One of the greatest challenges for global leadership represented at COP26: the ability to hold the dual requirements of mitigation and adaptation with equal weight and urgency, and develop effective strategies for both, globally and locally. 

3. Ensure just transitions

Tackling climate change requires creating and transitioning to a just and regenerative future; one that is equitable in terms of both the costs and benefits associated with the rapid transition to a net zero economy. COP26 will need to ensure that this transition does not embed existing problems more deeply, such as exacerbating inequality and imbalances of power. 

While jobs are an integral part of the just transition agenda, COP26 needs to emphasise other associated dimensions too that may impact vulnerable populations in our efforts to reduce emissions.

For example, land is a fundamental asset for sustained economic development for indigenous people and rural communities. However, without strong safeguards, mitigation efforts such as expansion of renewable energy and nature-based solutions can weaken land rights for vulnerable local communities and increase food prices. However, if done well, new approaches can diversify and underpin resilient livelihoods. Similarly, we need greater recognition that ambitious climate action can bring about positive outcomes in closely connected systems such as health and nutrition, particularly for vulnerable communities.

4. Promote systems thinking to tackle climate change

Climate change is a wicked problem, mixed-up with other challenges including biodiversity loss and rising inequality. Tackling it involves many stakeholders, and nearly all of them have different ideas of the problem and its ideal solutions. To complicate further, every solution we deploy will have unexpected and often irreversible consequences, many of which manifest over decades.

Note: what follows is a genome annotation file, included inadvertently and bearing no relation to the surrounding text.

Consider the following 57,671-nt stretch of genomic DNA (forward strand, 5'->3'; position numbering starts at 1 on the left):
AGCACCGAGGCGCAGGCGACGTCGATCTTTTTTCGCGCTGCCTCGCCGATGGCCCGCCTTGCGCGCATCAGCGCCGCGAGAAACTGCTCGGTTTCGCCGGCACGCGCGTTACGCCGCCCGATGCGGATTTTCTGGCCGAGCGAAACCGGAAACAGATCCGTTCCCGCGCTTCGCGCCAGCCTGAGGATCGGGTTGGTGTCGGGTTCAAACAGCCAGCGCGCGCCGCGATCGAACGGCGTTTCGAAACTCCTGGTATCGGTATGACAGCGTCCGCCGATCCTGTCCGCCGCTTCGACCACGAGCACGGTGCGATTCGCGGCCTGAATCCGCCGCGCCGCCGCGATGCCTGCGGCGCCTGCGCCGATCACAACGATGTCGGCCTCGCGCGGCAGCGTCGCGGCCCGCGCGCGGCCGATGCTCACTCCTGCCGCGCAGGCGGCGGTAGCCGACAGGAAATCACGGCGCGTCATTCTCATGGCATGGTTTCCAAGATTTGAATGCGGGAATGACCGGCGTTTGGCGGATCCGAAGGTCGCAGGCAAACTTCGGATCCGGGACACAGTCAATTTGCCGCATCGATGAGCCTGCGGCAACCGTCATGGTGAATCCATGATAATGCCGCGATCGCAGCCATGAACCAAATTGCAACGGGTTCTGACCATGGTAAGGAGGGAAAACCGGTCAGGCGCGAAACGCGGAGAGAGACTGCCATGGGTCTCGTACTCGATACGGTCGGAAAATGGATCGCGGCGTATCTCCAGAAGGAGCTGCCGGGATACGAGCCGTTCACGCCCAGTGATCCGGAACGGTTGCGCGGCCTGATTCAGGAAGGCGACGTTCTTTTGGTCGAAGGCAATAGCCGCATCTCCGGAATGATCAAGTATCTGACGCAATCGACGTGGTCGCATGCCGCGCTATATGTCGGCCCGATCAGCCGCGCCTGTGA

This makes it imperative that COP26 promotes a systems approach to tackling the climate crisis - one that takes a holistic, long-term perspective focusing on relationships between interacting parts within, for example, the food, energy and urban systems, as well as relationships across these systems.

This is too big a task for any one country or organisation or sector to achieve by itself. It needs cooperation within and across systems working together as part of a collective and there are emerging initiatives to learn from. Success will be contingent on the cooperation of governments, businesses, financial institutions and investors, farmers, consumers, and more. 

5.Going beyond net zero: open hearts and minds to a just and regenerative mindset

Some of the most transformational changes occur when the underlying mindset or paradigm of a system shifts. This leads to new goals, structures, and rules for the emerging system. 

To permanently address the deep, pervasive and interconnected drivers of climate change, we need a just and regenerative mindset - an approach that embraces the power of nature, including humans as part of nature, to renew and regenerate and that respects everyone's universal rights and potential to thrive. 

Nations, businesses, and various actors in energy, food, and other systems across the value chain practising this mindset will help in moving beyond ‘doing less harm’ or even delivering net zero. It will focus attention on building capacity for justice and regeneration, both vital to tackling the root causes of climate change. 

Partnerships and collaborations will be needed to define what this means and how to operationalise it for various actors and systems. To support this, Forum for the Future - in partnership with the World Business Council for Sustainable Development - will soon publish a new report set to explore the case for change, while providing an all-new ‘Business Transformation Compass’ to help leaders navigate disruption. Watch this space.

The coming weeks will be some of the most critical of the decade, maybe even this century, with far-reaching decisions being made by global leaders that can make or break our prospects of creating a just and regenerative future. The decisions made at COP26 must set us on the path to a deep transformation. Nothing else will do.